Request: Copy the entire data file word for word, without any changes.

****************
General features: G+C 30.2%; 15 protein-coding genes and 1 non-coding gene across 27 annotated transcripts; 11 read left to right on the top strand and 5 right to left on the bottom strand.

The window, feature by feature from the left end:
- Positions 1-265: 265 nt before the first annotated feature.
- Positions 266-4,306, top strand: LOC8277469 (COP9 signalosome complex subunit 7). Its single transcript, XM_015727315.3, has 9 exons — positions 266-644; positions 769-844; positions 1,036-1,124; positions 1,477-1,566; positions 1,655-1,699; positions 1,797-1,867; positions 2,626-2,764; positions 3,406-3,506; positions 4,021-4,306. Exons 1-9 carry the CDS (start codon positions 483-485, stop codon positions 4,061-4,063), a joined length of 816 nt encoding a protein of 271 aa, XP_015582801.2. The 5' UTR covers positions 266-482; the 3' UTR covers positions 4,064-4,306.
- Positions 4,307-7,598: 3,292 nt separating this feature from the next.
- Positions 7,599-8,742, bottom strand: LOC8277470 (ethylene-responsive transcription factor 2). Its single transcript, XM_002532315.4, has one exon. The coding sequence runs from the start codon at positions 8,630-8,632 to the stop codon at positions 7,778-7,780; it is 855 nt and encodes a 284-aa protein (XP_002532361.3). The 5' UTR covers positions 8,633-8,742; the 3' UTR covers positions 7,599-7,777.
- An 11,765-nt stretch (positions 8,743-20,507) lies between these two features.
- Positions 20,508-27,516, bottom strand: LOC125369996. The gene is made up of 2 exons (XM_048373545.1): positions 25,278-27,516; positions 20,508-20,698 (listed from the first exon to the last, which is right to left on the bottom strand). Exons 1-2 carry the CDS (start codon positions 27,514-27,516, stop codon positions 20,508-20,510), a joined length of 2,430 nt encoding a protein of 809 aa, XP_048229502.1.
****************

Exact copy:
General features: G+C 30.2%; 15 protein-coding genes and 1 non-coding gene across 27 annotated transcripts; 11 read left to right on the top strand and 5 right to left on the bottom strand.

The window, feature by feature from the left end:
- Positions 1-265: 265 nt before the first annotated feature.
- Positions 266-4,306, top strand: LOC8277469 (COP9 signalosome complex subunit 7). Its single transcript, XM_015727315.3, has 9 exons — positions 266-644; positions 769-844; positions 1,036-1,124; positions 1,477-1,566; positions 1,655-1,699; positions 1,797-1,867; positions 2,626-2,764; positions 3,406-3,506; positions 4,021-4,306. Exons 1-9 carry the CDS (start codon positions 483-485, stop codon positions 4,061-4,063), a joined length of 816 nt encoding a protein of 271 aa, XP_015582801.2. The 5' UTR covers positions 266-482; the 3' UTR covers positions 4,064-4,306.
- Positions 4,307-7,598: 3,292 nt separating this feature from the next.
- Positions 7,599-8,742, bottom strand: LOC8277470 (ethylene-responsive transcription factor 2). Its single transcript, XM_002532315.4, has one exon. The coding sequence runs from the start codon at positions 8,630-8,632 to the stop codon at positions 7,778-7,780; it is 855 nt and encodes a 284-aa protein (XP_002532361.3). The 5' UTR covers positions 8,633-8,742; the 3' UTR covers positions 7,599-7,777.
- An 11,765-nt stretch (positions 8,743-20,507) lies between these two features.
- Positions 20,508-27,516, bottom strand: LOC125369996. The gene is made up of 2 exons (XM_048373545.1): positions 25,278-27,516; positions 20,508-20,698 (listed from the first exon to the last, which is right to left on the bottom strand). Exons 1-2 carry the CDS (start codon positions 27,514-27,516, stop codon positions 20,508-20,510), a joined length of 2,430 nt encoding a protein of 809 aa, XP_048229502.1.